Published since 1946
Eastern Monarch Butterfly Population Declines While Western Population Increases
New reports show a sharp population decline and a loss of habitat in the forests where the Eastern monarch butterfly winter each year. In just one year, the presence of monarch butterflies in their wintering grounds dropped 22%, from 7 acres to nearly 5.5. acres in 2023. This is part of a mostly downward trend over the past 25 years—when monarchs once covered more than 45 acres of forest. The average for the past decade is 2.75 hectares, which is approximately 6.8 acres.
Every year, eastern monarch butterflies travel up to 2,800 miles from Canada and the U.S. to their wintering sites in the forests of Mexico. There, in what is known as the Monarch Butterfly Biosphere Reserve, monarchs cluster in shelter from winds, rain, and low temperatures.
A 2021 analysis shows that the most important factor affecting winter numbers is summer population size. Summer population size is driven by several factors, but the most important is weather in the southern United States in the spring—when monarchs are migrating north from wintering in Mexico. Summer weather, overall herbicide use in crop fields, and late winter population size are also contributing factors. Hotter, drier, colder, or wetter conditions in the southern U.S. are bad when monarchs are moving through. Last spring was very dry – see the drought monitor map from a year ago. One effect of climate change is more extreme weather variability, which may pose additional challenges to monarchs.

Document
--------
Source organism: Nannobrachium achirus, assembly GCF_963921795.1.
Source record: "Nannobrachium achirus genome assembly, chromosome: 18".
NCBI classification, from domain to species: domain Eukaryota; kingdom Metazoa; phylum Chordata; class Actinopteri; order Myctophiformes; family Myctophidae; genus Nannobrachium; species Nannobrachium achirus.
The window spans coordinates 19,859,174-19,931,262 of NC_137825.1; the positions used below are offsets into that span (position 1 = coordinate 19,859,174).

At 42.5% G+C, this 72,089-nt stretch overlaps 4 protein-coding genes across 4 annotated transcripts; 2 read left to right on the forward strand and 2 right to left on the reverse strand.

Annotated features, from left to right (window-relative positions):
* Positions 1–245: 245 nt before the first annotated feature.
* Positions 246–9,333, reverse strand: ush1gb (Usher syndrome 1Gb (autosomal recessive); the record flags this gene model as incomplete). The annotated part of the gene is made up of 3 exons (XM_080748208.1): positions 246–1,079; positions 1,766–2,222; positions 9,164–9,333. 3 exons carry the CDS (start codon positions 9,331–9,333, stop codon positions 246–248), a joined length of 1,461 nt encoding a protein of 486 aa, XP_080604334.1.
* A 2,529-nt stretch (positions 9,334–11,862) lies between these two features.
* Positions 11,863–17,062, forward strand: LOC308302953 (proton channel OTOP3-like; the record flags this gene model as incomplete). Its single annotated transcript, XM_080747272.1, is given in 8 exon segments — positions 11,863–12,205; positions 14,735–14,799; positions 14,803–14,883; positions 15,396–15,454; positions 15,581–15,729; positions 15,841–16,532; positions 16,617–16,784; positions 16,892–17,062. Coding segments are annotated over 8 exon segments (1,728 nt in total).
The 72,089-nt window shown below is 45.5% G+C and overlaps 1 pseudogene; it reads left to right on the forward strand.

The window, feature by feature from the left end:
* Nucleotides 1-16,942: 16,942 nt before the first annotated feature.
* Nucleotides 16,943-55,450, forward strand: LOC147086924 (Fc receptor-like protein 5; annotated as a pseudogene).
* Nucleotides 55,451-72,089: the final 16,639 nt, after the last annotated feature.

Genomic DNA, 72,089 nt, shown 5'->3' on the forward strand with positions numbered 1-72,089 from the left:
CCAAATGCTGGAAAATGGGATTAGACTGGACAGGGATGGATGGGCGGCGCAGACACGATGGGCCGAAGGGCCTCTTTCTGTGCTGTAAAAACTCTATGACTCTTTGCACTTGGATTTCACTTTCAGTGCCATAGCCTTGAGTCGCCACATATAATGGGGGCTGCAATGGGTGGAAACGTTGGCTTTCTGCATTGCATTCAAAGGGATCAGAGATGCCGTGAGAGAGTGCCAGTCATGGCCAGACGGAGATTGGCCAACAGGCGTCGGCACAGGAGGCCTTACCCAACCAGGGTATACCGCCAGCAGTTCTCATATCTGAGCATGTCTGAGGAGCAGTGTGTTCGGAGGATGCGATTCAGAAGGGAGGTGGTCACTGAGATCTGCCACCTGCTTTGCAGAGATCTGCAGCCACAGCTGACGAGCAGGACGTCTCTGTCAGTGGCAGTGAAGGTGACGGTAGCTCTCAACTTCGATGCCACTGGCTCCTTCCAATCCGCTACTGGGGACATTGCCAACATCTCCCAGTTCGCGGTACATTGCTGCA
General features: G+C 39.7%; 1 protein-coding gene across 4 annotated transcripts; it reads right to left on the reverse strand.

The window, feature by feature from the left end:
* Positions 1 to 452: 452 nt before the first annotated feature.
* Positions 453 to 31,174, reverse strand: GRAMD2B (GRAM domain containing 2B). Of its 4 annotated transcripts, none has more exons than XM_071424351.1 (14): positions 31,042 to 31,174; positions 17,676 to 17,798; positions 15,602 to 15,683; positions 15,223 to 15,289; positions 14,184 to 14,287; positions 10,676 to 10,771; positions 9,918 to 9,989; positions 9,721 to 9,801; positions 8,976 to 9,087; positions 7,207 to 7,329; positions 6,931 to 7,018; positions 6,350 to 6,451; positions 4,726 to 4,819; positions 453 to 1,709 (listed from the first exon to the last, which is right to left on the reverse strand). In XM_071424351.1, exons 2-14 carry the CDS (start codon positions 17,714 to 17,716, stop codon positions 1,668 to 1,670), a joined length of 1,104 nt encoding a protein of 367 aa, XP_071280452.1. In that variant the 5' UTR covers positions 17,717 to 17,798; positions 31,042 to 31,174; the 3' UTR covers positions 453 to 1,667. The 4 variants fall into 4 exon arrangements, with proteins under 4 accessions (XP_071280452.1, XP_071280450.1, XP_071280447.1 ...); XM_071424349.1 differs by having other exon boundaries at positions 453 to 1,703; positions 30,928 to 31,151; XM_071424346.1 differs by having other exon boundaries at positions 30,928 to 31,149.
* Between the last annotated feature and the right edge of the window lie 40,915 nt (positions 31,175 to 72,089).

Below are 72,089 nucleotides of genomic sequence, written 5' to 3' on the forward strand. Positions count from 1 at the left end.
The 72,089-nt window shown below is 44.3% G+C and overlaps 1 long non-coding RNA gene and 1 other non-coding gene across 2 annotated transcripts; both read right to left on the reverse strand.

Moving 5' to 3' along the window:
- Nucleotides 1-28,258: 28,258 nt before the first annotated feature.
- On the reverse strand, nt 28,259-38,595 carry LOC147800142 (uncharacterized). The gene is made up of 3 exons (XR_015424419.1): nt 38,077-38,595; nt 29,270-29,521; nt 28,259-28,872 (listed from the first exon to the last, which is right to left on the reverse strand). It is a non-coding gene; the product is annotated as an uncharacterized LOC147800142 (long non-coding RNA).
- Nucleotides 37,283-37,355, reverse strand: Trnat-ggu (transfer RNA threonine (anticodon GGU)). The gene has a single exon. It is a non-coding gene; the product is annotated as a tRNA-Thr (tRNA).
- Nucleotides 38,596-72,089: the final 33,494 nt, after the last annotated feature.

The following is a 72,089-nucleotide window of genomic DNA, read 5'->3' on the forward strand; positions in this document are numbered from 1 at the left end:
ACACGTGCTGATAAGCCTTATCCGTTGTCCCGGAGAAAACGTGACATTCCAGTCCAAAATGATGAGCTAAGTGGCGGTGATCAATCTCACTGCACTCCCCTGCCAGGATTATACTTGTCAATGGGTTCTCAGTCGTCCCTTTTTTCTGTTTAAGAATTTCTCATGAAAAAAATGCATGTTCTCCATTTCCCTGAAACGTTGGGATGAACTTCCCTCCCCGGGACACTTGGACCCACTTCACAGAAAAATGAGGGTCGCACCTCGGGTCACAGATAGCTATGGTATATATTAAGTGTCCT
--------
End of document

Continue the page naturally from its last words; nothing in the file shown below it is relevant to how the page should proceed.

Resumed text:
The population of western monarch butterflies wintering along the California coast has rebounded for a second year in a row after a precipitous drop in 2020, but the population of orange-and-black insects is still well below what it used to be. Researchers and volunteers tallied more than 330,000 butterflies in California and Arizona in November 2022, the highest number of these insects counted in the last six years. It was a promising rebound after the annual winter count in 2020 recorded fewer than 2,000 butterflies. In 2021, the number recorded was 247,000. It’s not clear why the western population has rebounded but one explanation could be that eastern monarch butterflies, which tend to spend the winter in Mexico, could be mixing with their western counterparts.
The U.S. Fish and Wildlife Service has indicated in its National Listing Workplan that they plan to propose the monarch for listing in fiscal year 2024.